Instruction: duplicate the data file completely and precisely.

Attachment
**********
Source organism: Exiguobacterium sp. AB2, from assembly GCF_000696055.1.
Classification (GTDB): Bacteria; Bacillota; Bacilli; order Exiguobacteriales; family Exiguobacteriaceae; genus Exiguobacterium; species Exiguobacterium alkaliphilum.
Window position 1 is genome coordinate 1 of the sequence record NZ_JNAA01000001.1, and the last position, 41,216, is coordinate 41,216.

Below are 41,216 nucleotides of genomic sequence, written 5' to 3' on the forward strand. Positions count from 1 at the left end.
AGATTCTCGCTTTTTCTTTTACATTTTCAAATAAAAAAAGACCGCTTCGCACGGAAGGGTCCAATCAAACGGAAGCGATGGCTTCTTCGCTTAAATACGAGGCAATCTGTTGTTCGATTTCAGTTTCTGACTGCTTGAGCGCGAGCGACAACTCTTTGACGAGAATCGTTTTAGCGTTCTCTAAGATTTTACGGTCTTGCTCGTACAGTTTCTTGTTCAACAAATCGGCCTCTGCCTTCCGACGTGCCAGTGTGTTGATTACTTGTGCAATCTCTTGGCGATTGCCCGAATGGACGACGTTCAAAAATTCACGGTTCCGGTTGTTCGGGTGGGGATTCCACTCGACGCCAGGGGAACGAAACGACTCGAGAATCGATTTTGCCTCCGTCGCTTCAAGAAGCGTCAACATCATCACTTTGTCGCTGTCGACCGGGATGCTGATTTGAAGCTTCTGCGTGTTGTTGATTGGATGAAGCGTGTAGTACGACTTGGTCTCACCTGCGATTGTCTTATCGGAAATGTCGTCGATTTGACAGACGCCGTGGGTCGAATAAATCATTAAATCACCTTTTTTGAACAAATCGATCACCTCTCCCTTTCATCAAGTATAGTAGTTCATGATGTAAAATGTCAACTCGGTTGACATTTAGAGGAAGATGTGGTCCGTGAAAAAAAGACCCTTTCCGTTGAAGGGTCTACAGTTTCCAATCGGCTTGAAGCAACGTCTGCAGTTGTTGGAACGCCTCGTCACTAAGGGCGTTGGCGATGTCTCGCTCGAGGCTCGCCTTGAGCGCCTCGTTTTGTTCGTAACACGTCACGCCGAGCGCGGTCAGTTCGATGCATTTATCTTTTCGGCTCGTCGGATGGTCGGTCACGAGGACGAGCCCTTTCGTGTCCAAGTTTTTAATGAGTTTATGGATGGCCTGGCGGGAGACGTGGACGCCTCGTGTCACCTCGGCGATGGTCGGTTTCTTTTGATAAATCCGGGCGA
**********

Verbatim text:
Source organism: Exiguobacterium sp. AB2, from assembly GCF_000696055.1.
Classification (GTDB): Bacteria; Bacillota; Bacilli; order Exiguobacteriales; family Exiguobacteriaceae; genus Exiguobacterium; species Exiguobacterium alkaliphilum.
Window position 1 is genome coordinate 1 of the sequence record NZ_JNAA01000001.1, and the last position, 41,216, is coordinate 41,216.

Below are 41,216 nucleotides of genomic sequence, written 5' to 3' on the forward strand. Positions count from 1 at the left end.
AGATTCTCGCTTTTTCTTTTACATTTTCAAATAAAAAAAGACCGCTTCGCACGGAAGGGTCCAATCAAACGGAAGCGATGGCTTCTTCGCTTAAATACGAGGCAATCTGTTGTTCGATTTCAGTTTCTGACTGCTTGAGCGCGAGCGACAACTCTTTGACGAGAATCGTTTTAGCGTTCTCTAAGATTTTACGGTCTTGCTCGTACAGTTTCTTGTTCAACAAATCGGCCTCTGCCTTCCGACGTGCCAGTGTGTTGATTACTTGTGCAATCTCTTGGCGATTGCCCGAATGGACGACGTTCAAAAATTCACGGTTCCGGTTGTTCGGGTGGGGATTCCACTCGACGCCAGGGGAACGAAACGACTCGAGAATCGATTTTGCCTCCGTCGCTTCAAGAAGCGTCAACATCATCACTTTGTCGCTGTCGACCGGGATGCTGATTTGAAGCTTCTGCGTGTTGTTGATTGGATGAAGCGTGTAGTACGACTTGGTCTCACCTGCGATTGTCTTATCGGAAATGTCGTCGATTTGACAGACGCCGTGGGTCGAATAAATCATTAAATCACCTTTTTTGAACAAATCGATCACCTCTCCCTTTCATCAAGTATAGTAGTTCATGATGTAAAATGTCAACTCGGTTGACATTTAGAGGAAGATGTGGTCCGTGAAAAAAAGACCCTTTCCGTTGAAGGGTCTACAGTTTCCAATCGGCTTGAAGCAACGTCTGCAGTTGTTGGAACGCCTCGTCACTAAGGGCGTTGGCGATGTCTCGCTCGAGGCTCGCCTTGAGCGCCTCGTTTTGTTCGTAACACGTCACGCCGAGCGCGGTCAGTTCGATGCATTTATCTTTTCGGCTCGTCGGATGGTCGGTCACGAGGACGAGCCCTTTCGTGTCCAAGTTTTTAATGAGTTTATGGATGGCCTGGCGGGAGACGTGGACGCCTCGTGTCACCTCGGCGATGGTCGGTTTCTTTTGATAAATCCGGGCGA